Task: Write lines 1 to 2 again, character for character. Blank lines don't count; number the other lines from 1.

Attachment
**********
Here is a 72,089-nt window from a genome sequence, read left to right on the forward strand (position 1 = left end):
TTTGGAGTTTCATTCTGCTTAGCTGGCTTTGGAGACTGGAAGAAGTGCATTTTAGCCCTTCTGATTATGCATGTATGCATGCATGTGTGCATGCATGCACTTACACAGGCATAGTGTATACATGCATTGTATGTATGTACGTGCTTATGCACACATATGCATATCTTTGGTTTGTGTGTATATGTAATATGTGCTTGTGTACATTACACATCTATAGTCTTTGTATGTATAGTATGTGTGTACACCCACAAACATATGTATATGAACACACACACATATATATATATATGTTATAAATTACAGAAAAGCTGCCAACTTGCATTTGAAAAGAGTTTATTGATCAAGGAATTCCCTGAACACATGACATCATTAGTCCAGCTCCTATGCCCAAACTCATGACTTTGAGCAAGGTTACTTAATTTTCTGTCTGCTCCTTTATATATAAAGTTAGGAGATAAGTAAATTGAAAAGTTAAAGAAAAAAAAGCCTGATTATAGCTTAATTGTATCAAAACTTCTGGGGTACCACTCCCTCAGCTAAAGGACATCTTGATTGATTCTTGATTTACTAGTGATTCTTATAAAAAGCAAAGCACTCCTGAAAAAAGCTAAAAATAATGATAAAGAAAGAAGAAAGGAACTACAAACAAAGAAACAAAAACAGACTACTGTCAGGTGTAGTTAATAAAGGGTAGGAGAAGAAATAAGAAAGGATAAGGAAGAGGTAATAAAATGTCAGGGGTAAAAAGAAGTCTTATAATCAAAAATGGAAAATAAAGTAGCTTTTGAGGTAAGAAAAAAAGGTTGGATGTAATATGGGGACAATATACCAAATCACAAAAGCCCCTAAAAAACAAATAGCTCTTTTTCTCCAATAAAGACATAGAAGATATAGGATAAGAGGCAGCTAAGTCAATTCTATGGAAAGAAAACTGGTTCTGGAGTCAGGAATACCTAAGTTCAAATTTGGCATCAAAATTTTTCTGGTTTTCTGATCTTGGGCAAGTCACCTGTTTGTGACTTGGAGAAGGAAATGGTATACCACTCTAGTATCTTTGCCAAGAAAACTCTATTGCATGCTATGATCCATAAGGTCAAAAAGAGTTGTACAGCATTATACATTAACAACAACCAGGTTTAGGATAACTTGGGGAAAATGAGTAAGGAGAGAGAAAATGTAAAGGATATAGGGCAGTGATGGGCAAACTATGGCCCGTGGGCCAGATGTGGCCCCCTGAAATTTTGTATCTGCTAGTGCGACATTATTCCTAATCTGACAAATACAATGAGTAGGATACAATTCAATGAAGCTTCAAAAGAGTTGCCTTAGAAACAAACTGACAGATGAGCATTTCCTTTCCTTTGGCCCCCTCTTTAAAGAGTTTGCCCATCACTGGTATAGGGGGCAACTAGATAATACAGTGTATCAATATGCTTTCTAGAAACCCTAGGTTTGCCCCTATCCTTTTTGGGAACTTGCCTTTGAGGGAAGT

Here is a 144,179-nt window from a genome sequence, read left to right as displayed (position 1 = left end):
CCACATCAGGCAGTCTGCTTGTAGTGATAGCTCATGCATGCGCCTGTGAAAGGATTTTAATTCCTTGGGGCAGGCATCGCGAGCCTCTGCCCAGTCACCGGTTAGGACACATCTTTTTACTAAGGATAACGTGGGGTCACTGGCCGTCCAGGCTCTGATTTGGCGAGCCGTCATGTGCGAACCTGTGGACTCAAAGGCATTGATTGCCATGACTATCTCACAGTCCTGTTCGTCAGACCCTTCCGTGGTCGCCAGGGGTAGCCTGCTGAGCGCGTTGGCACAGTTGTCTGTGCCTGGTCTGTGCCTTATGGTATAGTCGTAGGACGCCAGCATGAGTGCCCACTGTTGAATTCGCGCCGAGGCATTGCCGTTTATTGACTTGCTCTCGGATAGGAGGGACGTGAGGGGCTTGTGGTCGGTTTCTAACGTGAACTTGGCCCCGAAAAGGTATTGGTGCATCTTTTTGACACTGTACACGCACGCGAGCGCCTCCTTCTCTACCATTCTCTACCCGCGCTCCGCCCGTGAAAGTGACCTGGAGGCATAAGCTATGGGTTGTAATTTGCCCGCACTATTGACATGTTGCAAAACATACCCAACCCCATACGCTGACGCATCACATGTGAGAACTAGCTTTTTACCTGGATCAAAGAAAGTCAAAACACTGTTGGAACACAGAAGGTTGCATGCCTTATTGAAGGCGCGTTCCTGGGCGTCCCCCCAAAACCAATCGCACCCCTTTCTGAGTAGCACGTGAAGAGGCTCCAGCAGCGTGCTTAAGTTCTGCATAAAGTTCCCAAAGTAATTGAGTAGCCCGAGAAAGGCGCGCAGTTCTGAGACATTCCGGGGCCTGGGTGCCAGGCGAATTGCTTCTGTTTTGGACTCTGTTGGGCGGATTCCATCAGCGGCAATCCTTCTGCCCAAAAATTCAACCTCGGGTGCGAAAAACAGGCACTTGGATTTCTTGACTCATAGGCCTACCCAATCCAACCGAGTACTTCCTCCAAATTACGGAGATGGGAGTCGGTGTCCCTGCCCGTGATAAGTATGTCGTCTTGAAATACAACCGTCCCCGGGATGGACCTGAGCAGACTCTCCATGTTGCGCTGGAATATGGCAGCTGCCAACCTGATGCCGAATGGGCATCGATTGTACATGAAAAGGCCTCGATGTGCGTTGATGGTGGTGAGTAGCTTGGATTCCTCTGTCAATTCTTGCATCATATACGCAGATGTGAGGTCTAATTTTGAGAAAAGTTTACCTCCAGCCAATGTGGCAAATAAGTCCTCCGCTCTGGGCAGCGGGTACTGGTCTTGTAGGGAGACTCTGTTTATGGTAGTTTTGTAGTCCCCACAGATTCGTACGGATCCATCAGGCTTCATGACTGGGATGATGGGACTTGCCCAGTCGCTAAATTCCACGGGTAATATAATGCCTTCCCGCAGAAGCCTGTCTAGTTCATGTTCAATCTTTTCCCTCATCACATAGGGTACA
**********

Here is a 72,089-nt window from a genome sequence, read left to right on the forward strand (position 1 = left end):
TTTGGAGTTTCATTCTGCTTAGCTGGCTTTGGAGACTGGAAGAAGTGCATTTTAGCCCTTCTGATTATGCATGTATGCATGCATGTGTGCATGCATGCACTTACACAGGCATAGTGTATACATGCATTGTATGTATGTACGTGCTTATGCACACATATGCATATCTTTGGTTTGTGTGTATATGTAATATGTGCTTGTGTACATTACACATCTATAGTCTTTGTATGTATAGTATGTGTGTACACCCACAAACATATGTATATGAACACACACACATATATATATATATGTTATAAATTACAGAAAAGCTGCCAACTTGCATTTGAAAAGAGTTTATTGATCAAGGAATTCCCTGAACACATGACATCATTAGTCCAGCTCCTATGCCCAAACTCATGACTTTGAGCAAGGTTACTTAATTTTCTGTCTGCTCCTTTATATATAAAGTTAGGAGATAAGTAAATTGAAAAGTTAAAGAAAAAAAAGCCTGATTATAGCTTAATTGTATCAAAACTTCTGGGGTACCACTCCCTCAGCTAAAGGACATCTTGATTGATTCTTGATTTACTAGTGATTCTTATAAAAAGCAAAGCACTCCTGAAAAAAGCTAAAAATAATGATAAAGAAAGAAGAAAGGAACTACAAACAAAGAAACAAAAACAGACTACTGTCAGGTGTAGTTAATAAAGGGTAGGAGAAGAAATAAGAAAGGATAAGGAAGAGGTAATAAAATGTCAGGGGTAAAAAGAAGTCTTATAATCAAAAATGGAAAATAAAGTAGCTTTTGAGGTAAGAAAAAAAGGTTGGATGTAATATGGGGACAATATACCAAATCACAAAAGCCCCTAAAAAACAAATAGCTCTTTTTCTCCAATAAAGACATAGAAGATATAGGATAAGAGGCAGCTAAGTCAATTCTATGGAAAGAAAACTGGTTCTGGAGTCAGGAATACCTAAGTTCAAATTTGGCATCAAAATTTTTCTGGTTTTCTGATCTTGGGCAAGTCACCTGTTTGTGACTTGGAGAAGGAAATGGTATACCACTCTAGTATCTTTGCCAAGAAAACTCTATTGCATGCTATGATCCATAAGGTCAAAAAGAGTTGTACAGCATTATACATTAACAACAACCAGGTTTAGGATAACTTGGGGAAAATGAGTAAGGAGAGAGAAAATGTAAAGGATATAGGGCAGTGATGGGCAAACTATGGCCCGTGGGCCAGATGTGGCCCCCTGAAATTTTGTATCTGCTAGTGCGACATTATTCCTAATCTGACAAATACAATGAGTAGGATACAATTCAATGAAGCTTCAAAAGAGTTGCCTTAGAAACAAACTGACAGATGAGCATTTCCTTTCCTTTGGCCCCCTCTTTAAAGAGTTTGCCCATCACTGGTATAGGGGGCAACTAGATAATACAGTGTATCAATATGCTTTCTAGAAACCCTAGGTTTGCCCCTATCCTTTTTGGGAACTTGCCTTTGAGGGAAGT